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Geegan v. Unemployment Compensation Commission

Superior Court of Delaware, New Castle County

October 19, 1950

GEEGAN
v.
UNEMPLOYMENT COMPENSATION COMMISSION.

[45 Del. 514] Henry A. Wise, Jr., of Wilmington, for plaintiff.

Frank L. Speakman, of Wilmington, for Commission.

WOLCOTT, Judge.

On March 13, 1950, the claimant, being then unemployed in St. Petersburg, Florida, was referred by the Unemployment Office at that place to a job opportunity with Guarantee Abstract Company. The claimant reported to the company where he was informed that the primary requisite for the job was good penmanship. The claimant informed the person interviewing him that his penmanship was poor and showed him a sample of his handwriting. According to the testimony of the claimant, he sought to make out an application for the job but was told not to do so by the person interviewing him.

Thereafter, claimant applied for unemployment compensation which was denied by the Claims Examiner. From this decision, claimant took an appeal to the Referee who reversed the Claims Examiner and found the claimant eligible for unemployment benefits. An appeal was taken by the Chief of Benefits to the Unemployment Compensation Commission which reversed

Page 117

The contentions of the parties narrow down to the question of whether or not the claimant had actually refused to apply for the job to which he had been referred. The claimant contends that the only evidence to justify the finding of the Commission consists of a summary of an interview of the claimant signed by the placement officer of the Unemployment Compensation Division of the State of Florida. In this summary appears a statement to the effect that the claimant denied his penmanship ability and refused[45 Del. 516] to fill out an application for the job. Claimant contends that this evidence is inadmissible because it is heresay evidence.

The Commission contends that the demeanor of the claimant testifying before the Commission and inferences to be drawn from statements made by him in the course of his testimony justify the conclusion that he did not wholeheartedly attempt to obtain the employment to which he had been referred in Florida.

After a review of the record, I am satisfied that the only evidence in it to support the finding of the Commission is the summary of the interview held by the placement officer in Florida. The statement appearing therein is, of course, hearsay evidence and inadmissible in a court of law.

The question for my determination, therefore, is whether or not, under the Unemployment Compensation Law, heresay evidence may be accepted by the Commission and made the basis of the finding of ineligibility for benefits.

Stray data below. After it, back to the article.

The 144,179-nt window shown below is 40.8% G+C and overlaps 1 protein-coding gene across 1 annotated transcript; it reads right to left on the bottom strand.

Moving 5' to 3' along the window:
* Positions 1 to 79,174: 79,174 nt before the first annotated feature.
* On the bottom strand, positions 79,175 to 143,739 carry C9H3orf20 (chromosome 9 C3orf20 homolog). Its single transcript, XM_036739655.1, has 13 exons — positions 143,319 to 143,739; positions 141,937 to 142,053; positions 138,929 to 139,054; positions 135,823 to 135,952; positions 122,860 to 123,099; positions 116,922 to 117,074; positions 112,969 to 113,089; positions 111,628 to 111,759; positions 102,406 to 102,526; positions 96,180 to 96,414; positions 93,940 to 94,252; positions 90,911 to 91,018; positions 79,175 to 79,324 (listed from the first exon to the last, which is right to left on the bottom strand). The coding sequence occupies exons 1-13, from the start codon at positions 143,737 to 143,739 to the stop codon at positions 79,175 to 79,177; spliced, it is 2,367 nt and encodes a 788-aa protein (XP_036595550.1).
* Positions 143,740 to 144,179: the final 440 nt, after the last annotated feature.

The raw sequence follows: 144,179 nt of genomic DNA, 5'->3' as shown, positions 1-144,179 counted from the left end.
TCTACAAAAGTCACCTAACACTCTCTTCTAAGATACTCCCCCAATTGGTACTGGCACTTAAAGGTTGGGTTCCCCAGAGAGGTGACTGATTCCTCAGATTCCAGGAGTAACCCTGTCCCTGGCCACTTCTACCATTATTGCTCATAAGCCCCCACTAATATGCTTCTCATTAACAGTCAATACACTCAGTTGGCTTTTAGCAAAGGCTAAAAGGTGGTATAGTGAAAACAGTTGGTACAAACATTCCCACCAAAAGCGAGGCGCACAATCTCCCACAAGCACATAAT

Section 6(f) of the Unemployment Compensation Law confers upon the Commission authority to adopt regulations for the conduct of hearing an appeal 'whether or not such regulations conform to common law or statutory rules of evidence and other technical rules of procedure'. No rule or regulation of the Commission has been called to my attention adopted pursuant to this section of the law and purportedly authorizing the acceptance of hearsay evidence and the predication of findings upon it. In the absence of such a regulation, therefore, clearly the Commission is bound by the legal rules of evidence, among which is to be found the prohibition against the acceptance of hearsay evidence.

Furthermore, even though such a regulation had been adopted by the Commission, the findings of the Commission could not be based upon hearsay evidence alone. The purpose of authority[45 Del. 517] to accept evidence not conforming to the legal rules is to free administrative boards or commissions from technical rules in order to prevent the invalidation of administrative orders when such evidence has been received. This purpose, however, does not justify the entry of orders not based upon evidence having probative value. National Labor Relations Board v. Columbian, etc., Co., 306 U.S. 292, 59 S.Ct. 501, 83 L.Ed. 660.

Under a somewhat similar provision in the Pennsylvania Unemployment Compensation Law, the report of an investigator, which was a part of the record, was ruled to have no probative force because of the lack of opportunity of cross-examination, the fundamental reason for the exclusion of hearsay evidence. Phillips v. Unemployment Compensation Board, 152 Pa.Super. 75, 30 A.2d 718.

The provision in Section 6(i) of the Unemployment Compensation Law, to the effect that the Commission's finding is conclusive if 'supported by evidence', means therefore that the finding of the Commission is conclusive if supported by competent evidence having probative value. As pointed out above, I cannot find in the record before me any competent evidence having probative ...


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